After generally rejecting body counts as standards of success in the Iraq war, the U.S. military last week embraced them -- just as it did during the Vietnam War. As the carnage grew in Baghdad, U.S. officials produced charts showing the number of suspects killed or detained in offensives in the west.
[Major General Rick] Lynch, the military spokesman, cited killings and detentions of 1,534 insurgents in the region. The fact that the number of insurgents killed or captured in the northern city of Tall Afar was roughly equal to advance estimates of their strength, he said, was proof that insurgents weren't simply escaping to fight another day -- and that U.S. forces were doing more than razing infrastructure. "Zarqawi is on the ropes," Lynch told reporters.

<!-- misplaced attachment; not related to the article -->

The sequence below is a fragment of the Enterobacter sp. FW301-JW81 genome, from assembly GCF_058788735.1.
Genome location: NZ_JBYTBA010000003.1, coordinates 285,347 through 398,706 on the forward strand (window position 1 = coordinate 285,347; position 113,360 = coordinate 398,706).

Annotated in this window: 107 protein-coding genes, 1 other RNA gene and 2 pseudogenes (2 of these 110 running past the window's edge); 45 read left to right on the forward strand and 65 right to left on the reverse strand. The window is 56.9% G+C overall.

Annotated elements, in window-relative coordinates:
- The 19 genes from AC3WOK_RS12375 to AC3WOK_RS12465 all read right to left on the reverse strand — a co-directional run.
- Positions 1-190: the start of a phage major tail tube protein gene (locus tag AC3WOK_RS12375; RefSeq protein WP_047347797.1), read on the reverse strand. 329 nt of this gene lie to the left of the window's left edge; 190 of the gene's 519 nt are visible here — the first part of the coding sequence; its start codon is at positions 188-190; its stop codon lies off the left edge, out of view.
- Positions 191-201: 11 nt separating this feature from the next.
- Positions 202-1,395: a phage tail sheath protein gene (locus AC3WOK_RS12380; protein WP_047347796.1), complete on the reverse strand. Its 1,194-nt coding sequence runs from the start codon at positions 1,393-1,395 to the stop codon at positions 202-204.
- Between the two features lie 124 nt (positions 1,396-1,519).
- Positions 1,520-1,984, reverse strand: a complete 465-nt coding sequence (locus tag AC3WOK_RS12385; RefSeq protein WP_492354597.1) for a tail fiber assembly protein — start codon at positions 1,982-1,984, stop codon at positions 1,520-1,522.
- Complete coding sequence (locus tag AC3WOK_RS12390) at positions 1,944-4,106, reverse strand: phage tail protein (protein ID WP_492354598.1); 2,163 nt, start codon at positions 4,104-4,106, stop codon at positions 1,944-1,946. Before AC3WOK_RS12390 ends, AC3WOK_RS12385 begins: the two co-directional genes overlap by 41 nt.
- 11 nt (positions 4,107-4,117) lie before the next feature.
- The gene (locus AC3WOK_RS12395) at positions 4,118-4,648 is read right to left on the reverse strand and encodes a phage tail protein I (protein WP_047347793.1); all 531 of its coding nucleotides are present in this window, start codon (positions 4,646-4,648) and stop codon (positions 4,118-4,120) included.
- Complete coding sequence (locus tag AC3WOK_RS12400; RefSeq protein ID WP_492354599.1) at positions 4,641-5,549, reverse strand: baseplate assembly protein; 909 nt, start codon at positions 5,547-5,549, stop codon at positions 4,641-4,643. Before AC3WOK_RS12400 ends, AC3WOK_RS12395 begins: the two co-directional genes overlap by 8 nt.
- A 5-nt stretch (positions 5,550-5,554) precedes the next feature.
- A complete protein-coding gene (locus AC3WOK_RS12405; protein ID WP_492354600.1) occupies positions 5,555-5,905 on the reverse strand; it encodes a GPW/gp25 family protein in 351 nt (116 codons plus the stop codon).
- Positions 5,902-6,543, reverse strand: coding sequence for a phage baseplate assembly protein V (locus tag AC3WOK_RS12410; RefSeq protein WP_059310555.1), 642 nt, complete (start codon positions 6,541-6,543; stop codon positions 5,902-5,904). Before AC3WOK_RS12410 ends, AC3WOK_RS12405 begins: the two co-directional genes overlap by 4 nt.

"On the ropes," General? What does that remind me of?
The military types turning to body count as a measure of effectiveness know it isn't one. But they're plumb out of anything else to manufacture "good news" from.